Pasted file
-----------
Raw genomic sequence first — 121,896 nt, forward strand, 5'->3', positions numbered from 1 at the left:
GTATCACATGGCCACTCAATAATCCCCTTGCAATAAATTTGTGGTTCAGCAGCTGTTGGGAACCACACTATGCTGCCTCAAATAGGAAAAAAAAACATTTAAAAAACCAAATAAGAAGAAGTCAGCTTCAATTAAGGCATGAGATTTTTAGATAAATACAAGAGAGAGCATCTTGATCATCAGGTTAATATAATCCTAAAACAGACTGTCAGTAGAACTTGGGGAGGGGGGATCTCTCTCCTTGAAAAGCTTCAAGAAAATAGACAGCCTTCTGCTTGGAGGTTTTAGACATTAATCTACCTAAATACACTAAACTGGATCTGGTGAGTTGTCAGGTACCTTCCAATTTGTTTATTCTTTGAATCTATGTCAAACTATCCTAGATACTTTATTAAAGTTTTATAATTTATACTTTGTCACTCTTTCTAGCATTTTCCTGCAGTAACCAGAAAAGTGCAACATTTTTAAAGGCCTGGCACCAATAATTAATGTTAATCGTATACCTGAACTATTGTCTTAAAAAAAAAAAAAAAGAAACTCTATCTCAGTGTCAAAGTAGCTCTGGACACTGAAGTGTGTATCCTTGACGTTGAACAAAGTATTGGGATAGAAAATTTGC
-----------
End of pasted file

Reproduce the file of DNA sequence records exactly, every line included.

Raw genomic sequence first — 121,896 nt, forward strand, 5'->3', positions numbered from 1 at the left:
GTATCACATGGCCACTCAATAATCCCCTTGCAATAAATTTGTGGTTCAGCAGCTGTTGGGAACCACACTATGCTGCCTCAAATAGGAAAAAAAAACATTTAAAAAACCAAATAAGAAGAAGTCAGCTTCAATTAAGGCATGAGATTTTTAGATAAATACAAGAGAGAGCATCTTGATCATCAGGTTAATATAATCCTAAAACAGACTGTCAGTAGAACTTGGGGAGGGGGGATCTCTCTCCTTGAAAAGCTTCAAGAAAATAGACAGCCTTCTGCTTGGAGGTTTTAGACATTAATCTACCTAAATACACTAAACTGGATCTGGTGAGTTGTCAGGTACCTTCCAATTTGTTTATTCTTTGAATCTATGTCAAACTATCCTAGATACTTTATTAAAGTTTTATAATTTATACTTTGTCACTCTTTCTAGCATTTTCCTGCAGTAACCAGAAAAGTGCAACATTTTTAAAGGCCTGGCACCAATAATTAATGTTAATCGTATACCTGAACTATTGTCTTAAAAAAAAAAAAAAAGAAACTCTATCTCAGTGTCAAAGTAGCTCTGGACACTGAAGTGTGTATCCTTGACGTTGAACAAAGTATTGGGATAGAAAATTTGC